Finder Vol 1: Third World
Writer/Artist: Carla Speed McNeil
Publisher: Dark Horse
From the get-go, Finder immerses you in a world so rich and filled with diverse characters (and, er, species) that there were times I felt as lost as the main character.
There’s no city, village or skyscraper that the main character, Jaeger, can’t infiltrate; and he does so with superhuman precision. While Jaeger’s world seems somewhat normal at first, it becomes clear that there are various clans and creatures, all with distinct cultures and roots.
As a halfblood Ascian (say it fast and it sounds like “a skin”), Jaeger has abilities both feared and misunderstood by others – even he doesn’t fully understand why. There’s a moment in the comic where he worries about a friend’s gene-sniffing “dogs” that may reveal who and what he is when he doesn’t even know himself. Said friend is a professor… and a dinosaur (see what I mean about species?).
As a “Sin-eater” he is both outcast and essential to his tribe. A scapegoat of sorts, he ritualistically “eats” the pain and guilt of others, finishing the ritual by walking to find water. There’s no direction – he just walks until he finds it.
Jaeger acts as an impromptu tour guide in the story, jumping to different landscapes and cities in his job as a courier for X-Ray’s Couriers, delivering everything from souls in a jar to something that looks like the ghost trap from Ghostbusters.
Daunting and fascinating
The sci-fi world is both daunting and fascinating. While the tale starts in the futuristic city of Anvard, it ends on a cliffhanger in the disease-ridden city of Javecek.
The plot may sound a bit weak – follow a deliveryman on his errands! – there are hints about Jaeger’s origins and true identity, as well as plenty of intraspecies tension.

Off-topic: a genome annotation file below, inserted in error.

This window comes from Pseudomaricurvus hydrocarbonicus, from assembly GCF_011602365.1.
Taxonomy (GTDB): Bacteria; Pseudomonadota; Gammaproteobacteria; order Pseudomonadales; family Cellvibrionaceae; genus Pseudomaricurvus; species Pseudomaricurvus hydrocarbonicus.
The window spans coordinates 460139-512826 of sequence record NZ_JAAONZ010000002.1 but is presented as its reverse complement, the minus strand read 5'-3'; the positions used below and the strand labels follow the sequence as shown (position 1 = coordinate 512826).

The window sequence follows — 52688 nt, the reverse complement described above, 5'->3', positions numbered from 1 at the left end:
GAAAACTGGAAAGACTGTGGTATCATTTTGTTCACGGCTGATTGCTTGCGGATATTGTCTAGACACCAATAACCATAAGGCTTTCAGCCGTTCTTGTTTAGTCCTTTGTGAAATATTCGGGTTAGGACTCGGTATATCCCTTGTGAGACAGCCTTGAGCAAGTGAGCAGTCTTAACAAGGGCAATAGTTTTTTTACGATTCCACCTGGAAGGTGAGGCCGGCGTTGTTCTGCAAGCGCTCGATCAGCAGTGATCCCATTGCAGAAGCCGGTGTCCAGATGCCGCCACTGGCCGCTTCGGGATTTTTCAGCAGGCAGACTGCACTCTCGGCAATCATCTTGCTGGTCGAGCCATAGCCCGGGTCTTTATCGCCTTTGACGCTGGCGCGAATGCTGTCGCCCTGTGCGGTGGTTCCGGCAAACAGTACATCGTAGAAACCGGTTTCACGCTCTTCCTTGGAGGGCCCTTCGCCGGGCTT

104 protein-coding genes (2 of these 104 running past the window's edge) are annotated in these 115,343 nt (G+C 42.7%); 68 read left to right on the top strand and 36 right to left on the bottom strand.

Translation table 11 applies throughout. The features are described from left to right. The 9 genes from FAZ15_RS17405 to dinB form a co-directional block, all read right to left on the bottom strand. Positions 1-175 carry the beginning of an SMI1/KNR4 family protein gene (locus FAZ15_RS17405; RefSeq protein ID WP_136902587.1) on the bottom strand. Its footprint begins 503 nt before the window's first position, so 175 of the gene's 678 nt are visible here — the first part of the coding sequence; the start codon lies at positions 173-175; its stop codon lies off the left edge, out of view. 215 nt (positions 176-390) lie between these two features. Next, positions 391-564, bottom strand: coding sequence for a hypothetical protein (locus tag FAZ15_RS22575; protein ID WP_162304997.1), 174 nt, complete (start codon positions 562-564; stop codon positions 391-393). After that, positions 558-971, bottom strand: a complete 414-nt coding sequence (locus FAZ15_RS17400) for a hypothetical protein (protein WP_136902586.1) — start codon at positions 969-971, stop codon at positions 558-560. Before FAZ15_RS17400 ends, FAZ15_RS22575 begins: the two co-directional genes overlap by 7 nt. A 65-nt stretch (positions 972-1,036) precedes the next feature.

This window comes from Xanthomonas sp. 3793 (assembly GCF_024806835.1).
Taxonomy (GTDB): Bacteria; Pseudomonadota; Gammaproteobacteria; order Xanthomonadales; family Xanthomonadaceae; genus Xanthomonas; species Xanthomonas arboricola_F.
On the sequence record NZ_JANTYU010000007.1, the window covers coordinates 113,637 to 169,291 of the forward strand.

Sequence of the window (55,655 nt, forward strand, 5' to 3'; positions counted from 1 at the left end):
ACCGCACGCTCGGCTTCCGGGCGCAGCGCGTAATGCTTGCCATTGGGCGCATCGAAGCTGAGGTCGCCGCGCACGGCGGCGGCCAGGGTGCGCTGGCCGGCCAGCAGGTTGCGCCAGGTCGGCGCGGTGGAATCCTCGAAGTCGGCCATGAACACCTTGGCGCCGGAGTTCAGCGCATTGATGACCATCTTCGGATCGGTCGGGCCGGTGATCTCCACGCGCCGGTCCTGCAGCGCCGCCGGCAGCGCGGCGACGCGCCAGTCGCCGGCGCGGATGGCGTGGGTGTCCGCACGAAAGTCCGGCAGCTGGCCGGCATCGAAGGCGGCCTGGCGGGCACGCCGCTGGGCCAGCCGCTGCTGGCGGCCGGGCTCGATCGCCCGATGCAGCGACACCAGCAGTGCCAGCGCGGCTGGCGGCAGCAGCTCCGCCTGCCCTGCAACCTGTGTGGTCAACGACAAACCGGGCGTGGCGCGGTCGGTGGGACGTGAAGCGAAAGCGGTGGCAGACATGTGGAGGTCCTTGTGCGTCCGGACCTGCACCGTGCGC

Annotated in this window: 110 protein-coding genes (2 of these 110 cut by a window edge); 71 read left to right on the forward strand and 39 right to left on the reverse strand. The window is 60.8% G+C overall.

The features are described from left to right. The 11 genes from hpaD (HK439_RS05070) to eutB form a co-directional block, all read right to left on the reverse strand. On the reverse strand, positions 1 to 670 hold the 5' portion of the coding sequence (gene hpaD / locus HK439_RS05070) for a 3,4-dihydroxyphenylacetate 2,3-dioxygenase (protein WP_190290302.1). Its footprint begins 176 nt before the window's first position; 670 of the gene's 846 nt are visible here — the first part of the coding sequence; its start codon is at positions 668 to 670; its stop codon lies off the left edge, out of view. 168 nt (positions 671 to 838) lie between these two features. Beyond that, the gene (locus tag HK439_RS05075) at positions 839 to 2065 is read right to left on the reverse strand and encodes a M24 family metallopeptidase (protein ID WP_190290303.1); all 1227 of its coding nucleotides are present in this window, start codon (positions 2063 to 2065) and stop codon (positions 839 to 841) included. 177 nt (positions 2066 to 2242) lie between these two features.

There are indigenous tribes who seem to live on the fringes and whose land and culture are dying out. Their bodies are kept in museums (one subplot involves a character trying to get his mother’s skeleton back).
As Finder is an Eisner award-winning series, I had high expectations of it.
The art is certainly beautiful – each place that Jaeger visits is distinctive, its citizens myriad and exotic. The different indigenous tribes all have their own look and you can tell that some are based on actual cultures.
McNeil has put a lot of thought into her art and the story. Everything is so detailed, even the footnotes – all 13 pages of them.
Reading Finder with no prior knowledge of the series, I found it a little overwhelming to take in everything in Jaeger’s world.
In a way you’re just as lost as Jaeger is about who he is (and in my case, what’s going on and where it’s heading). It becomes clear that he is being followed, and by creepy “men” with fingerprints as faces, no less.
There are some comedic moments, though, such as the opening scene with Jaeger undergoing a job interview.
When asked about his job five years ago, Jaeger replies “Security”, when in fact he was a bouncer “pulling drunks off drunks”. Clearing bloodied bodies becomes “Housecleaning”.
It’s a beautiful world that McNeil has created for Jaeger to live in and one that has fans raving about it (seriously, just Google it). Would I actively seek out the second volume? Maybe not.
I would, however, like Jaeger’s ability to never get lost. Wouldn’t you?
Finder Vol 1: Third World is available at Kinokuniya, Suria KLCC. Call 03-2164 8133 or e-mail: firstname.lastname@example.org or visit www.kinokuniya.com.my